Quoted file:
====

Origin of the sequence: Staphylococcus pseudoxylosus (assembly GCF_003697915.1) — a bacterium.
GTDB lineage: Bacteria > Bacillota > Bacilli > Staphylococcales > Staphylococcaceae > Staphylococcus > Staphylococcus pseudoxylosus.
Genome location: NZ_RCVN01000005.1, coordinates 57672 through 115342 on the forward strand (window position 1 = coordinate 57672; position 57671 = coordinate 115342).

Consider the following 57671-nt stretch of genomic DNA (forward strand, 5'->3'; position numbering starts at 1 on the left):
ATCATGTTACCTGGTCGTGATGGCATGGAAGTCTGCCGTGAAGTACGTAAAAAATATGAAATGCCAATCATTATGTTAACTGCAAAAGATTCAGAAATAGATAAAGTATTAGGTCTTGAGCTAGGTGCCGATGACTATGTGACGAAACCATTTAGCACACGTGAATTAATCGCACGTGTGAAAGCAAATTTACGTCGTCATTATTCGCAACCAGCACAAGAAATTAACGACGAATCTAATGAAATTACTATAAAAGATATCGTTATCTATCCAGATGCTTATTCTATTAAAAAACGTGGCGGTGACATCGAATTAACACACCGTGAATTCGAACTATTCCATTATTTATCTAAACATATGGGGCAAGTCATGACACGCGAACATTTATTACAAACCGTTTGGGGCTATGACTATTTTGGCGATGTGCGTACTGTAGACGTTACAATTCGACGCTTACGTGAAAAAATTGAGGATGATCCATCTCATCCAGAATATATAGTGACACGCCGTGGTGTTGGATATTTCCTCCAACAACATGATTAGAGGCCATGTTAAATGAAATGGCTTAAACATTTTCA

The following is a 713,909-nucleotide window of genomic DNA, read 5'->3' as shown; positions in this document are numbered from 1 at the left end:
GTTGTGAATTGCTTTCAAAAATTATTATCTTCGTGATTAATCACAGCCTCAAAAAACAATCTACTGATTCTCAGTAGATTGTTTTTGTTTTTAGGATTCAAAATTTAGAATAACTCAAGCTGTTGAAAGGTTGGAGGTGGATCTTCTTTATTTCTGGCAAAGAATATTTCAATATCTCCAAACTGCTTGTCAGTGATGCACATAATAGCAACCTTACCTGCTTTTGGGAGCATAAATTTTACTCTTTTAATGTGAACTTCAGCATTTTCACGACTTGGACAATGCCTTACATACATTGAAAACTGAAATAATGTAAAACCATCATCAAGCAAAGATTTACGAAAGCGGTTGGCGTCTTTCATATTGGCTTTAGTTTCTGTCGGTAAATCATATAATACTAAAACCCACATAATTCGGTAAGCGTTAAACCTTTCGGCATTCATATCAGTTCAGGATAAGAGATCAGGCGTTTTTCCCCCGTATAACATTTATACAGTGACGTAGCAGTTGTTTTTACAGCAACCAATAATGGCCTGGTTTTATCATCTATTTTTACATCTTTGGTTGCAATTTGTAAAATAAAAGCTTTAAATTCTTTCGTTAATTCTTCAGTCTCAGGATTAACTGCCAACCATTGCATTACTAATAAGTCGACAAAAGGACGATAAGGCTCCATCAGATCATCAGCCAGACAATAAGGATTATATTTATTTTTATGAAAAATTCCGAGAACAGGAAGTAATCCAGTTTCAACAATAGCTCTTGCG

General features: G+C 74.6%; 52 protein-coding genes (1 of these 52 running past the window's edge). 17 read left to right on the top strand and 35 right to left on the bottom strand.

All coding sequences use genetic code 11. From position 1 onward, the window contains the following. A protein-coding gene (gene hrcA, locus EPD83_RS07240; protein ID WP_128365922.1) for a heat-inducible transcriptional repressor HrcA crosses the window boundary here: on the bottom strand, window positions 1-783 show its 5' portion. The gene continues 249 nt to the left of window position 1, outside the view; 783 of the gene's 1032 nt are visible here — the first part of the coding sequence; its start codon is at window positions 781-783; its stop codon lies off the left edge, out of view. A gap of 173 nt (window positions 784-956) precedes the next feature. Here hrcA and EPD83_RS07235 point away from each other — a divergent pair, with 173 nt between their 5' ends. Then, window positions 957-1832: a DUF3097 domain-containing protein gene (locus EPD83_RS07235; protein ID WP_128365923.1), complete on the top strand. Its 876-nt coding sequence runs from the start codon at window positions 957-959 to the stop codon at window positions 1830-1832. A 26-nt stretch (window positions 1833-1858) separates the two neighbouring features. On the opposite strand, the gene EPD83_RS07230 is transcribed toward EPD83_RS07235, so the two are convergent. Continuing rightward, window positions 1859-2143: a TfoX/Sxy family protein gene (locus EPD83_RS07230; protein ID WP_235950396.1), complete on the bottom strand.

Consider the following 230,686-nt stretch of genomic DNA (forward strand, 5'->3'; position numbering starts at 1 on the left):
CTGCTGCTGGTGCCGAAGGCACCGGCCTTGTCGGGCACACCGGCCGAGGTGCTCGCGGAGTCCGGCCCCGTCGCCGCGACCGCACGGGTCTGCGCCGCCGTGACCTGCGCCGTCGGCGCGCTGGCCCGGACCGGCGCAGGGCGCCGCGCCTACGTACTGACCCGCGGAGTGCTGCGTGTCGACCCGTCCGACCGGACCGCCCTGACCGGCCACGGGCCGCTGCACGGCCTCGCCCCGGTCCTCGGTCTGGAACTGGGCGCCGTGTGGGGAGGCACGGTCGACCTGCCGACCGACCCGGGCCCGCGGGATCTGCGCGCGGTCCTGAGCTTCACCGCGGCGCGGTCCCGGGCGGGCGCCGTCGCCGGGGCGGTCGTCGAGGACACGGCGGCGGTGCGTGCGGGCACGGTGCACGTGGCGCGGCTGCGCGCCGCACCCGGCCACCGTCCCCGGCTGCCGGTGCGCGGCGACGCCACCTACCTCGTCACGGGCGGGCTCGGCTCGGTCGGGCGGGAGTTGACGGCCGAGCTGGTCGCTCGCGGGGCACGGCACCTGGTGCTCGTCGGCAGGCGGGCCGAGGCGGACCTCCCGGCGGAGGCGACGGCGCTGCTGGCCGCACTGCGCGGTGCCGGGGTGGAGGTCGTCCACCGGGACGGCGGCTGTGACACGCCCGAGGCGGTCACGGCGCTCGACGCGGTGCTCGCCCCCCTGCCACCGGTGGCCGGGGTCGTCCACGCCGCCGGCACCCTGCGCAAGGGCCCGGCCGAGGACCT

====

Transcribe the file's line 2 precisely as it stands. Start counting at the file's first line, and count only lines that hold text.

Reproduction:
GTDB lineage: Bacteria > Bacillota > Bacilli > Staphylococcales > Staphylococcaceae > Staphylococcus > Staphylococcus pseudoxylosus.